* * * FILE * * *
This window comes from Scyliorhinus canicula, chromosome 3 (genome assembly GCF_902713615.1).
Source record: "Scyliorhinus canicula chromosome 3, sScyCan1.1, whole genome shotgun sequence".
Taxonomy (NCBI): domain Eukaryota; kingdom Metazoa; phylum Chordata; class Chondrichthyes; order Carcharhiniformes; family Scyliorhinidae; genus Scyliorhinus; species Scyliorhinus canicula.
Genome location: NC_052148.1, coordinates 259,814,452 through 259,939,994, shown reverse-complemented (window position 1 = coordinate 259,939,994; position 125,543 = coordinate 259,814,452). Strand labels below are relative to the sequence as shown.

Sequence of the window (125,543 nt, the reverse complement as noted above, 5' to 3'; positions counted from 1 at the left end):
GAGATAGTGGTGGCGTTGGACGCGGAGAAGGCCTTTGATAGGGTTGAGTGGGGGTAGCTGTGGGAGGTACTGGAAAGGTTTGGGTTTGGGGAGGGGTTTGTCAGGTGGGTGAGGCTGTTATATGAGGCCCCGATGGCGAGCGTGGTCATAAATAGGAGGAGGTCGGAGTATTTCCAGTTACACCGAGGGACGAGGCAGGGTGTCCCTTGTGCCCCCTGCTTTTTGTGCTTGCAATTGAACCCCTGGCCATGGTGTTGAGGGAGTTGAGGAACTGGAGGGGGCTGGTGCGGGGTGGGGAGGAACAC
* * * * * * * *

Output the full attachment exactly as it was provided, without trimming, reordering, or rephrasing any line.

This window comes from Scyliorhinus canicula, chromosome 3 (genome assembly GCF_902713615.1).
Source record: "Scyliorhinus canicula chromosome 3, sScyCan1.1, whole genome shotgun sequence".
Taxonomy (NCBI): domain Eukaryota; kingdom Metazoa; phylum Chordata; class Chondrichthyes; order Carcharhiniformes; family Scyliorhinidae; genus Scyliorhinus; species Scyliorhinus canicula.
Genome location: NC_052148.1, coordinates 259,814,452 through 259,939,994, shown reverse-complemented (window position 1 = coordinate 259,939,994; position 125,543 = coordinate 259,814,452). Strand labels below are relative to the sequence as shown.

Sequence of the window (125,543 nt, the reverse complement as noted above, 5' to 3'; positions counted from 1 at the left end):
GAGATAGTGGTGGCGTTGGACGCGGAGAAGGCCTTTGATAGGGTTGAGTGGGGGTAGCTGTGGGAGGTACTGGAAAGGTTTGGGTTTGGGGAGGGGTTTGTCAGGTGGGTGAGGCTGTTATATGAGGCCCCGATGGCGAGCGTGGTCATAAATAGGAGGAGGTCGGAGTATTTCCAGTTACACCGAGGGACGAGGCAGGGTGTCCCTTGTGCCCCCTGCTTTTTGTGCTTGCAATTGAACCCCTGGCCATGGTGTTGAGGGAGTTGAGGAACTGGAGGGGGCTGGTGCGGGGTGGGGAGGAACAC